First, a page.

South Coast - Part 4
Report by Martin Longhurst
The sailing on Friday 11 September 2009 was modified in the same way as Thursday’s in that the Portsmouth connection was maintained by the Gosport Ferry Spirit of Portsmouth. Some 150 took advantage of this opportunity to join those already on board from Southampton for the cruise to Yarmouth and round The Needles.
Saturday was fortunately another lovely day but was fraught with delays. Firstly, a coach load of passengers arrived at Southampton’s Berth 48 just after the gangway had been taken in, meaning a 10 minute delay while it was replaced and they boarded. Approaching the mouth of Portsmouth Harbour, we passed Wightlink’s St Clare setting out on one of her crossings to Fishbourne on the Isle of Wight. The earlier delay did not really matter as we were tied up at Portsmouth’s Continental Ferry Port in plenty of time to await the arrival of Spirit of Portsmouth with nearly 300 on board. By the time these passengers had boarded, and those for Portsmouth disembarked, we had missed the chance to leave the Harbour before the arrival of Brittany Ferries’ Mont St Michel. The Queen’s Harbour Master does not allow shipping to pass so we had to wait for her to turn and tie up.
Alongside the Continental Ferry Port (Ashley Gill)
Having left the Harbour just ahead of St Clare, again heading for Fishbourne, the steamer turned west. Passing Cowes we encountered the very unique sight of three Red Jets together – two on passage both ways and the third hove too. We also heard news that, unusually, the Kingswear Castle was not sailing due to engine problems. Finally we reached Yarmouth where there was a good crowd still waiting for us despite the long wait. Unfortunately a medical emergency there caused a further wait before we could commence our circumnavigation.
Over 600 were aboard for the anti-clockwise passage in glorious weather with excellent visibility. We encountered a significant number of large ships anchored off the Island’s south-east coast, presumably ‘awaiting orders.’ An excellent, detailed commentary was given by Chris Philips which demonstrated his in-depth local knowledge. As we passed Ryde we could see the monstrous cruise ship Independence of the Seas leaving Southampton Water. We eventually passed her off Norris Castle, East Cowes. The paddler saluted with three blasts on her whistle, the sound echoing off the liner’s flat sides. Eventually someone on the cruise ship’s bridge found the button and she replied on her deep horn.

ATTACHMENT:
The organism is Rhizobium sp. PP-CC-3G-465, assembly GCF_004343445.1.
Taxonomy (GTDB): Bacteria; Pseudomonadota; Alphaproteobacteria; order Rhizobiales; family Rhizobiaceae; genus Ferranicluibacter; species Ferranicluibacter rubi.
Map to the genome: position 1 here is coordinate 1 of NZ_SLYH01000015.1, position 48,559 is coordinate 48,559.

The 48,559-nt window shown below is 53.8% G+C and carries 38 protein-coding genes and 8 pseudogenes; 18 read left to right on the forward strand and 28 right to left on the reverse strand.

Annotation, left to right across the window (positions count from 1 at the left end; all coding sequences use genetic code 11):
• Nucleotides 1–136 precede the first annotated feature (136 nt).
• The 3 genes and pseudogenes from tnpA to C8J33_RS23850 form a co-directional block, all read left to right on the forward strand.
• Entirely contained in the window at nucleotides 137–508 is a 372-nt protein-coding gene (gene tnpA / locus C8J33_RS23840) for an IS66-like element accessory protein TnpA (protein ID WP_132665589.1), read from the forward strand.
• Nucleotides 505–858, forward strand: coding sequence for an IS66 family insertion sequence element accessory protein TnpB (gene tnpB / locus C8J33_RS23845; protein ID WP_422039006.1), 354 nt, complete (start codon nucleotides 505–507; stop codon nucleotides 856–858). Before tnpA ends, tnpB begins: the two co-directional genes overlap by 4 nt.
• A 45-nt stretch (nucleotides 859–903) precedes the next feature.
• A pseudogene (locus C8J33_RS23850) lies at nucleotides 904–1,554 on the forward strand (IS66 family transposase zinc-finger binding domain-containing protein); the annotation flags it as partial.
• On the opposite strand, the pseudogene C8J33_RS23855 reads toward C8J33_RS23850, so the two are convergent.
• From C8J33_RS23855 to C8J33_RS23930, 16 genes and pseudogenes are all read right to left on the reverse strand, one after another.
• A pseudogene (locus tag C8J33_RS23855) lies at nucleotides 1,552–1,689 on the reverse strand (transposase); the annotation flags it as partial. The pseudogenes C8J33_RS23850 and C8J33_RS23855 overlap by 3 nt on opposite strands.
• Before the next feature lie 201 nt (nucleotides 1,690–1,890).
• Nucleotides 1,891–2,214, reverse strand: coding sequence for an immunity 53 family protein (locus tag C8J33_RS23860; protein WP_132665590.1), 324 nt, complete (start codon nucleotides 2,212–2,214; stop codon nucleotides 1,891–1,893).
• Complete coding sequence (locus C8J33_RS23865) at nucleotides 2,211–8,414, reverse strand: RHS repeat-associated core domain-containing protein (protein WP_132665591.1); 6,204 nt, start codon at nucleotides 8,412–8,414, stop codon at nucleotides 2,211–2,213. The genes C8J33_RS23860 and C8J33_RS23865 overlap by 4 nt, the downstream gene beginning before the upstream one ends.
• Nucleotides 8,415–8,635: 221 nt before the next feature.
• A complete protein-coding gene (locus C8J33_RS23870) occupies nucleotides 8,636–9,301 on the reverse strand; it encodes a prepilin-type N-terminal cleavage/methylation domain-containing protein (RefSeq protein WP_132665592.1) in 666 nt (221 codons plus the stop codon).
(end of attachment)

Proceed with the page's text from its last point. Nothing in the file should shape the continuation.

We met a passenger from Bath, Jim Litster, who showed us a cutting from the Western Daily Press about a trip the Balmoral was going to make in 2012 to commemorate the Titanic disaster. However, despite the heading picture being of ‘our’ Balmoral, the voyage is actually to be undertaken by Fred Olsen’s Balmoral. Just as well, as it involved taking 1,300 passengers across the Atlantic!
Soon we tied up at Yarmouth Pier once again and after our passenger transfer, we steamed off for our final call at Southampton. There was a vast fleet of coaches lined up on the quayside, including a Bedford OB with its driver wearing a period dust jacket, both for our Portsmouth passengers and for several parties on board.
Overnight P&O’s Oriana appeared across the dock at Berth 46 while Waverley sat in the morning sun. Our departure was delayed for 10 minutes by Grimaldi Line’s Grande Ellade passing outbound. However, every cloud has a silver lining as that meant that two late comers were able to join the ship and contribute to our revenue.
About 120 passengers had boarded at Southampton and a similar number joined at Yarmouth. There were some familiar faces on the Pier at Bournemouth as we approached. One of them was Roddy McKee who was able to give us details of the KC’s problem. Apparently a crack had been discovered in the low pressure connecting rod in the morning causing the cancellation of the Sheerness sailing. Repairs had been carried straight away by welding, and successful trials had been run on Saturday evening, allowing the steamer to resume programme, as planned, on 14 September.
The Swanage Railway was holding its annual Steam Gala this weekend, and a lot of passengers disembarked to see what was happening there. Pleasingly, a large number came on the steamer for the trip along Dorset’s Jurassic Coast to Weymouth, with 75 minutes ashore. Over 120 joined at Weymouth for the one way trip east to Swanage, returning by coach. The similar trip from Bournemouth to Southampton was not so popular this week. We enjoyed another spectacular sunset on passage to Yarmouth, before starting the final leg back to Southampton.
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